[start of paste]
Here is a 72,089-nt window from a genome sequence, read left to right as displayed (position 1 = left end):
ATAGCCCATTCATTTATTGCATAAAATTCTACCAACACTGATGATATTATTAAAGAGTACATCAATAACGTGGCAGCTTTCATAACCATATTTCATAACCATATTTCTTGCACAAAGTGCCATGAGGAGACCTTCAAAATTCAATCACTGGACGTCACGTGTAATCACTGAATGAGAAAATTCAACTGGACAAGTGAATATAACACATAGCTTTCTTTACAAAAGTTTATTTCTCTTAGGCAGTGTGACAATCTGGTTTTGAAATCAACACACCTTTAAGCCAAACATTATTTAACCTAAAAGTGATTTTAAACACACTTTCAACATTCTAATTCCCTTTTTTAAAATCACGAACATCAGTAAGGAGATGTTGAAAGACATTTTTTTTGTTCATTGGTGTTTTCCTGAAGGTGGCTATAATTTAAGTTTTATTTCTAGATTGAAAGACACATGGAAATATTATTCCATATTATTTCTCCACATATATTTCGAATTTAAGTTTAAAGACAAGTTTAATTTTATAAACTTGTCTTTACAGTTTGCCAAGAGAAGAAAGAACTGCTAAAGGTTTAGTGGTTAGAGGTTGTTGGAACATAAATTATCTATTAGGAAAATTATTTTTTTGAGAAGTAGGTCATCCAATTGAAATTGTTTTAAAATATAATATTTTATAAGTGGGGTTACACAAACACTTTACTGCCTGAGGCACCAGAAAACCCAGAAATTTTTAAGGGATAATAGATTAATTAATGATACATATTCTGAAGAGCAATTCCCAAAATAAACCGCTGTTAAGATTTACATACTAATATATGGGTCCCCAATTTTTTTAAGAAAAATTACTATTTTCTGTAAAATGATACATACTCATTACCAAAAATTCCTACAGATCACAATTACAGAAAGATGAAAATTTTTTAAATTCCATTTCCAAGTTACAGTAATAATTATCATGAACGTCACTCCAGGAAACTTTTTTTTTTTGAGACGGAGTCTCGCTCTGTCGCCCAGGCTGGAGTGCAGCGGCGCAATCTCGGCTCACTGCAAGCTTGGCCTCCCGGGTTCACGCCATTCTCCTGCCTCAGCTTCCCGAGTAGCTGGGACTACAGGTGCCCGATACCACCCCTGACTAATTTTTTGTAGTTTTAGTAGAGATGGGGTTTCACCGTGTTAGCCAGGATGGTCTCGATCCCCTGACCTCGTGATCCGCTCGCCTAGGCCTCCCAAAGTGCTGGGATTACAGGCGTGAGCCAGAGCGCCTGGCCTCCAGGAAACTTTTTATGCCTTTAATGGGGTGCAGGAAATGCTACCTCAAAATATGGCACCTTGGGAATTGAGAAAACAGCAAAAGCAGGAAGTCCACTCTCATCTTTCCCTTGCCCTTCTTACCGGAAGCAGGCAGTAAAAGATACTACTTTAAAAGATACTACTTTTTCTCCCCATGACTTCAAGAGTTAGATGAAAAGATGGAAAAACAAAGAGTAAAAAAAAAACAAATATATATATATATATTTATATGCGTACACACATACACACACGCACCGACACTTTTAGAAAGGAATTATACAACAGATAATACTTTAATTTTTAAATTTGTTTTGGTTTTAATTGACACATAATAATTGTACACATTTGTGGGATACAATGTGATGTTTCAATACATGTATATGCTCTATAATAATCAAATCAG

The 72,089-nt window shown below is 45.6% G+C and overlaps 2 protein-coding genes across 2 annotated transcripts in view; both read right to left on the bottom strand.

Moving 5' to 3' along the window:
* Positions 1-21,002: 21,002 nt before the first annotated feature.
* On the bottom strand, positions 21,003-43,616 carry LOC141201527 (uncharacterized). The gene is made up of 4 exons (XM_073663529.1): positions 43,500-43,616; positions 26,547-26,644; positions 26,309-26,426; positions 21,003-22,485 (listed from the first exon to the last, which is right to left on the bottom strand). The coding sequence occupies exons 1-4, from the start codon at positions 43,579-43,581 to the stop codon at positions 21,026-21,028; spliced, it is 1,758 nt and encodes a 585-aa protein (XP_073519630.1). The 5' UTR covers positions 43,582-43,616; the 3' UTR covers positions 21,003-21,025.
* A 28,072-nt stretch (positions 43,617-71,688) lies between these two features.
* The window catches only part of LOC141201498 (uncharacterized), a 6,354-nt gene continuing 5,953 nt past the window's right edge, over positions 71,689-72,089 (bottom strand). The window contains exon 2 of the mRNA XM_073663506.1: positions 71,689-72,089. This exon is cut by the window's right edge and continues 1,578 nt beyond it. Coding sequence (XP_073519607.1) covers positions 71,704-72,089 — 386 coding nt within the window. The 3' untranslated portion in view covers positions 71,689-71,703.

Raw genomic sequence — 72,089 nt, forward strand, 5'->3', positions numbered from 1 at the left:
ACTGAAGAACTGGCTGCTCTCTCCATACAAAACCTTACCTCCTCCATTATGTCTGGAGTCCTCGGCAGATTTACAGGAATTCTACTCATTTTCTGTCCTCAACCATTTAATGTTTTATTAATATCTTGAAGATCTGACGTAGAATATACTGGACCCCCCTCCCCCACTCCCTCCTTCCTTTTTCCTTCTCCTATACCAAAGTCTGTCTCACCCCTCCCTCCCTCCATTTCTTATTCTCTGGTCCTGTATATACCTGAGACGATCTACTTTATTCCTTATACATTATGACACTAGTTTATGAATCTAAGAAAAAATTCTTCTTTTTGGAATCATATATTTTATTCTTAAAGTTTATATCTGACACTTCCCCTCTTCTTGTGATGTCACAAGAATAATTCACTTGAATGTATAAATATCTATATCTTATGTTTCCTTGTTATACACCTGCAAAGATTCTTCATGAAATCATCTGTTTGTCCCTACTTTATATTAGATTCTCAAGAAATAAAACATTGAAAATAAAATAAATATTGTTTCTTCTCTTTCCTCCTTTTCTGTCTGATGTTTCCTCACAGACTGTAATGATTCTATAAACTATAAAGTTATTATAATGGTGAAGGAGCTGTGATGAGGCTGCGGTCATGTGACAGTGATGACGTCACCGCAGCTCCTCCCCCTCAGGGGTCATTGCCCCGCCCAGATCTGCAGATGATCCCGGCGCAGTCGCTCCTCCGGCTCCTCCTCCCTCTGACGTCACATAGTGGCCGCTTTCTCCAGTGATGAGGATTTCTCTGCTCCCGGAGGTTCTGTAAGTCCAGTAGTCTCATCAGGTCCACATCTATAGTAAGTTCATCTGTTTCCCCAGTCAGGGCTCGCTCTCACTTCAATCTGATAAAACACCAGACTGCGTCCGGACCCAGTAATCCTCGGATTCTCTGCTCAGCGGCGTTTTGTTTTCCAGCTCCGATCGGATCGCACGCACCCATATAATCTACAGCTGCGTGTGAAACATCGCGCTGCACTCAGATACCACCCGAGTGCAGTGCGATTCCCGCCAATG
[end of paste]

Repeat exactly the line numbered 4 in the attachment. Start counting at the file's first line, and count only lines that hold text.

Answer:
Moving 5' to 3' along the window: